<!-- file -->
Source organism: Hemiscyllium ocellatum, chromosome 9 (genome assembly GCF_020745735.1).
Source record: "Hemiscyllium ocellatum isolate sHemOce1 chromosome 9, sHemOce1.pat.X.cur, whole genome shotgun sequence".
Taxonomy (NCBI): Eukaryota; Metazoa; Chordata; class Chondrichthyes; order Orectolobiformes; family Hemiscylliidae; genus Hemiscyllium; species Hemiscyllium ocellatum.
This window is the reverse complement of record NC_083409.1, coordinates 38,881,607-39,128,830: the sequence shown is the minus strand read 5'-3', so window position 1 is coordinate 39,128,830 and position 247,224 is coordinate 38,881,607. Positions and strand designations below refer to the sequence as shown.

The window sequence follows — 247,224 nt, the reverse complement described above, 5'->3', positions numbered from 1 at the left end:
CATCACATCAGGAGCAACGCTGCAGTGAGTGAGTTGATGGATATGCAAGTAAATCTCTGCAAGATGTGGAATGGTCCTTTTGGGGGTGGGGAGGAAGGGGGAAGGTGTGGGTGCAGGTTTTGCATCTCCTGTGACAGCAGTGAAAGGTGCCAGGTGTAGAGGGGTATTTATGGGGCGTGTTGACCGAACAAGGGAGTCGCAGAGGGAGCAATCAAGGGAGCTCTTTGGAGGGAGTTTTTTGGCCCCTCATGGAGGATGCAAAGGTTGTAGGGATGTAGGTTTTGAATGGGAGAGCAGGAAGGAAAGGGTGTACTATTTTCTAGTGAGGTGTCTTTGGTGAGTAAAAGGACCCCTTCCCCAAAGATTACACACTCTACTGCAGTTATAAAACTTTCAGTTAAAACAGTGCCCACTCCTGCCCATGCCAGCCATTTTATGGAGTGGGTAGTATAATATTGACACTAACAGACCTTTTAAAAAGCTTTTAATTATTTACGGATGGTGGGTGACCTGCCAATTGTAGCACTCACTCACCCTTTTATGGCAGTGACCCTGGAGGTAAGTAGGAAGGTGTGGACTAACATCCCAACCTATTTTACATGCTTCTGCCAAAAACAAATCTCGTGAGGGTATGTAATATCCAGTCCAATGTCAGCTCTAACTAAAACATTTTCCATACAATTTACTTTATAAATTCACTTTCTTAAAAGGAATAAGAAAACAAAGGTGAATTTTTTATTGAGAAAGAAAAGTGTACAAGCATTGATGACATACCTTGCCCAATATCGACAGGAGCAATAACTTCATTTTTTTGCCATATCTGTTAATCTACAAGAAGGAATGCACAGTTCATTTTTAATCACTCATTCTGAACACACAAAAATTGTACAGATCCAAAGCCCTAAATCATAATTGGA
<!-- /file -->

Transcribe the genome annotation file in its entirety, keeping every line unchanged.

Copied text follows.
Source organism: Hemiscyllium ocellatum, chromosome 9 (genome assembly GCF_020745735.1).
Source record: "Hemiscyllium ocellatum isolate sHemOce1 chromosome 9, sHemOce1.pat.X.cur, whole genome shotgun sequence".
Taxonomy (NCBI): Eukaryota; Metazoa; Chordata; class Chondrichthyes; order Orectolobiformes; family Hemiscylliidae; genus Hemiscyllium; species Hemiscyllium ocellatum.
This window is the reverse complement of record NC_083409.1, coordinates 38,881,607-39,128,830: the sequence shown is the minus strand read 5'-3', so window position 1 is coordinate 39,128,830 and position 247,224 is coordinate 38,881,607. Positions and strand designations below refer to the sequence as shown.

The window sequence follows — 247,224 nt, the reverse complement described above, 5'->3', positions numbered from 1 at the left end:
CATCACATCAGGAGCAACGCTGCAGTGAGTGAGTTGATGGATATGCAAGTAAATCTCTGCAAGATGTGGAATGGTCCTTTTGGGGGTGGGGAGGAAGGGGGAAGGTGTGGGTGCAGGTTTTGCATCTCCTGTGACAGCAGTGAAAGGTGCCAGGTGTAGAGGGGTATTTATGGGGCGTGTTGACCGAACAAGGGAGTCGCAGAGGGAGCAATCAAGGGAGCTCTTTGGAGGGAGTTTTTTGGCCCCTCATGGAGGATGCAAAGGTTGTAGGGATGTAGGTTTTGAATGGGAGAGCAGGAAGGAAAGGGTGTACTATTTTCTAGTGAGGTGTCTTTGGTGAGTAAAAGGACCCCTTCCCCAAAGATTACACACTCTACTGCAGTTATAAAACTTTCAGTTAAAACAGTGCCCACTCCTGCCCATGCCAGCCATTTTATGGAGTGGGTAGTATAATATTGACACTAACAGACCTTTTAAAAAGCTTTTAATTATTTACGGATGGTGGGTGACCTGCCAATTGTAGCACTCACTCACCCTTTTATGGCAGTGACCCTGGAGGTAAGTAGGAAGGTGTGGACTAACATCCCAACCTATTTTACATGCTTCTGCCAAAAACAAATCTCGTGAGGGTATGTAATATCCAGTCCAATGTCAGCTCTAACTAAAACATTTTCCATACAATTTACTTTATAAATTCACTTTCTTAAAAGGAATAAGAAAACAAAGGTGAATTTTTTATTGAGAAAGAAAAGTGTACAAGCATTGATGACATACCTTGCCCAATATCGACAGGAGCAATAACTTCATTTTTTTGCCATATCTGTTAATCTACAAGAAGGAATGCACAGTTCATTTTTAATCACTCATTCTGAACACACAAAAATTGTACAGATCCAAAGCCCTAAATCATAATTGGA